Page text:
After my encounter with The National’s deep bunkering, multi-tiered greens and the howling winds, my golf ego is well and truly broken. Just as well that I am basing myself next door at the RACV Cape Schanck Resort, complete with another top-quality Robert Trent Jones Jnr. Layout. Slipping into the hot bubbling spa is just reward for a demoralized golfer.
From my window-side table at the bistro, the first fairway has topography that bucks and plunges like a raging river, and it draws my eye along its wide ribbon of grass before it crests a final hill between the tea-trees, leaving me with only the tantalizing promise of a green.
The view is enough to whet my appetite for a game tomorrow, and vies for my attention from the masterpiece of an entree placed before me; long slivers of lamb fillets marinated in a Thai honey and ginger glaze climb into a complicated spire over a bed of Asian cress. The wind outside is rising in strength whipping the tea-trees into frenzy. Not exactly the weather for golf, but that’s Cape Schanck for you, as tempestuous and unpredictable as the devil.
The RACV Cape Schanck Resort is proving to be and an excellent base for my golf forays in grape country. Close by is the Dunes, a classic links course of championship quality and always highly ranked in Australia’s annual Top 100 Golf Courses rankings. Other quality courses in the region include Portsea, Sorrento, Flinders, Eagle Ridge and the Open and Legends courses that make up the Moonah Links. The Legends course is a resort-style course, and the Open course is an 18-hole championship links designed by Thomson, Wolveridge and Perrett specifically to host the Australian Open that had its debut here in 2003.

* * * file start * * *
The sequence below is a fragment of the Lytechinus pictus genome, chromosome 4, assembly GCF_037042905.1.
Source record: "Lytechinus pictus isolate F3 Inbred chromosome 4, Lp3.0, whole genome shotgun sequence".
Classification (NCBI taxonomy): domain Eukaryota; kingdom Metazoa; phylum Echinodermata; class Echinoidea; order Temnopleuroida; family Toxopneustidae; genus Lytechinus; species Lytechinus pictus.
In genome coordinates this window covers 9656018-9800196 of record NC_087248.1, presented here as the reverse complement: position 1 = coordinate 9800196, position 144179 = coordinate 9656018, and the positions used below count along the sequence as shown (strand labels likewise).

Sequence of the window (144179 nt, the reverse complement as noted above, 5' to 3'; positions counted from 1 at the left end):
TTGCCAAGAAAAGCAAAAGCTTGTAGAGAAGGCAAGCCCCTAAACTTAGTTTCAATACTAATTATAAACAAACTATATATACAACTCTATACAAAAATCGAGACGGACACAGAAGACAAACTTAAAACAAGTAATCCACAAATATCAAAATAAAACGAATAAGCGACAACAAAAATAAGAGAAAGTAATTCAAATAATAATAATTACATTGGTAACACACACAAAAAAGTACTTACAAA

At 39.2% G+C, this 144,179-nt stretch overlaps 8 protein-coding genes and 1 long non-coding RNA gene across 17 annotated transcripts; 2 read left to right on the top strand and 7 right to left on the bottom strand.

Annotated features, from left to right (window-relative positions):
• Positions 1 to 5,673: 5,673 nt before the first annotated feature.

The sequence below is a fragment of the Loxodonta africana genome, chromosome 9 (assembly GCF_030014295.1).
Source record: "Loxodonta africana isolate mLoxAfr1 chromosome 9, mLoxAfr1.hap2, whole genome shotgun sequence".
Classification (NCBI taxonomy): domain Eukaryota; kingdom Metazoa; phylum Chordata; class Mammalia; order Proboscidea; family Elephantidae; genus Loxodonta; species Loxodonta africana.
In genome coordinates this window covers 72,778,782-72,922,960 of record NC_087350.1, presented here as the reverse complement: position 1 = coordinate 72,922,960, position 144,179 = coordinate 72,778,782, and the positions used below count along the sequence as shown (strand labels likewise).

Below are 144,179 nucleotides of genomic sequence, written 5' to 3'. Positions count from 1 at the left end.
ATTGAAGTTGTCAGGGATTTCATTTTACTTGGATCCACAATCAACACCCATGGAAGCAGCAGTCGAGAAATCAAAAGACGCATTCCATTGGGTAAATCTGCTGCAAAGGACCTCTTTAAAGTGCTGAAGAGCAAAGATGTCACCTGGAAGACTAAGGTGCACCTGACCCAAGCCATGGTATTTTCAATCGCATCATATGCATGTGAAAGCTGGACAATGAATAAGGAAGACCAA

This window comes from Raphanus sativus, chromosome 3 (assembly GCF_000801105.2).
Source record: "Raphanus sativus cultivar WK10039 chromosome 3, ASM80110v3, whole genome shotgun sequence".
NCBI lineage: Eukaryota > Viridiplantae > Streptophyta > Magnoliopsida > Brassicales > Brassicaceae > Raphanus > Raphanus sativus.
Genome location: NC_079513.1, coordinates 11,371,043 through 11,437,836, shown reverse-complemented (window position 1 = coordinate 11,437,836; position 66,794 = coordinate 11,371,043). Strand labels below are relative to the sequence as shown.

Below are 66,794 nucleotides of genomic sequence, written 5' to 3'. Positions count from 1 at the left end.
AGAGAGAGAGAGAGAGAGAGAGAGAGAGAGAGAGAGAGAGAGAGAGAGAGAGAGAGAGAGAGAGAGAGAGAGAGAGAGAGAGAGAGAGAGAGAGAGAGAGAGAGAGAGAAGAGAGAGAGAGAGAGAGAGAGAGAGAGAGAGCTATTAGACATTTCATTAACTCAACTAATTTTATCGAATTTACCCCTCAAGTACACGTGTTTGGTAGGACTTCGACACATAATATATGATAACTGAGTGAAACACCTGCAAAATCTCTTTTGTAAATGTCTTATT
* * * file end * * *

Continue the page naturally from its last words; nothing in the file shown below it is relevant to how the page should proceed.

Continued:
Over the next few days, I knock on cellar doors and sample some fine drops while playing some of the most challenging and affordable golf courses to be found anywhere. The driving in between is pure pleasure around the scenic hills of Red Hill. Farmlands interspersed with woodlands, vineyards, craft-wise villages and sudden views over either the ‘Bay’ on one side or the ‘Straights’ on the other.
Along the coast, old resort towns still retain their old charm. Portsea is ‘old money’, boasting more private tennis courts than most suburbs have players. Situated at the end of the long boot-shaped peninsula, it offers both wild ocean beaches and safe bay beaches of golden sand, and if it gets too hot its only a short stroll to the local beachside pub.
Golfing in wine country, or drinking fine wines in golf country? It’s difficult to prioritize, but with soil this good under the greens and vines, it doesn’t really matter.
The National Golf Club (National, Ocean Course & Moonah Courses)
The Dunes Golf Club
Portsea Golf Club
Moonah Links (Open & Legends Course)
Red Hill Estate
When to Go:
The Mornington Peninsula’s golf courses can be played and the wineries visited year round, though summer temperatures can sometimes be extreme and 30-40 degree Celsius days are not uncommon.
The Golf Course Guide
“The Golf Course Guide” (Australia’s Best Public Access Courses) offers great discounts on many of Australia’s courses including ones featured here. www.ausgolf.com.au
Story by Andrew Marshall